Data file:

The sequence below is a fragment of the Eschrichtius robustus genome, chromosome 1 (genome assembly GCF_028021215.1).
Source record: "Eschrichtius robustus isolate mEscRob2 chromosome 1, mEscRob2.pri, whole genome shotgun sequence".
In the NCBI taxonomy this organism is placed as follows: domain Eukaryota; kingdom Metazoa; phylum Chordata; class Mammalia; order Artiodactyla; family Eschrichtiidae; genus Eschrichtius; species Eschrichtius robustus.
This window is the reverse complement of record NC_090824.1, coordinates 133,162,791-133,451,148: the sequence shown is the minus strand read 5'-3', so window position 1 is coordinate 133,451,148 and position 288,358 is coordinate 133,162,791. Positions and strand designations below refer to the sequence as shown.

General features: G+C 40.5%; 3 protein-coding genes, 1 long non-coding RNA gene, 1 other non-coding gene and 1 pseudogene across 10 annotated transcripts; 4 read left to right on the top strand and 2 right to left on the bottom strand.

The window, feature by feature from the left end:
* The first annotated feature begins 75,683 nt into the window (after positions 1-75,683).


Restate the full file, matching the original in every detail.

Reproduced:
The sequence below is a fragment of the Eschrichtius robustus genome, chromosome 1 (genome assembly GCF_028021215.1).
Source record: "Eschrichtius robustus isolate mEscRob2 chromosome 1, mEscRob2.pri, whole genome shotgun sequence".
In the NCBI taxonomy this organism is placed as follows: domain Eukaryota; kingdom Metazoa; phylum Chordata; class Mammalia; order Artiodactyla; family Eschrichtiidae; genus Eschrichtius; species Eschrichtius robustus.
This window is the reverse complement of record NC_090824.1, coordinates 133,162,791-133,451,148: the sequence shown is the minus strand read 5'-3', so window position 1 is coordinate 133,451,148 and position 288,358 is coordinate 133,162,791. Positions and strand designations below refer to the sequence as shown.

General features: G+C 40.5%; 3 protein-coding genes, 1 long non-coding RNA gene, 1 other non-coding gene and 1 pseudogene across 10 annotated transcripts; 4 read left to right on the top strand and 2 right to left on the bottom strand.

The window, feature by feature from the left end:
* The first annotated feature begins 75,683 nt into the window (after positions 1-75,683).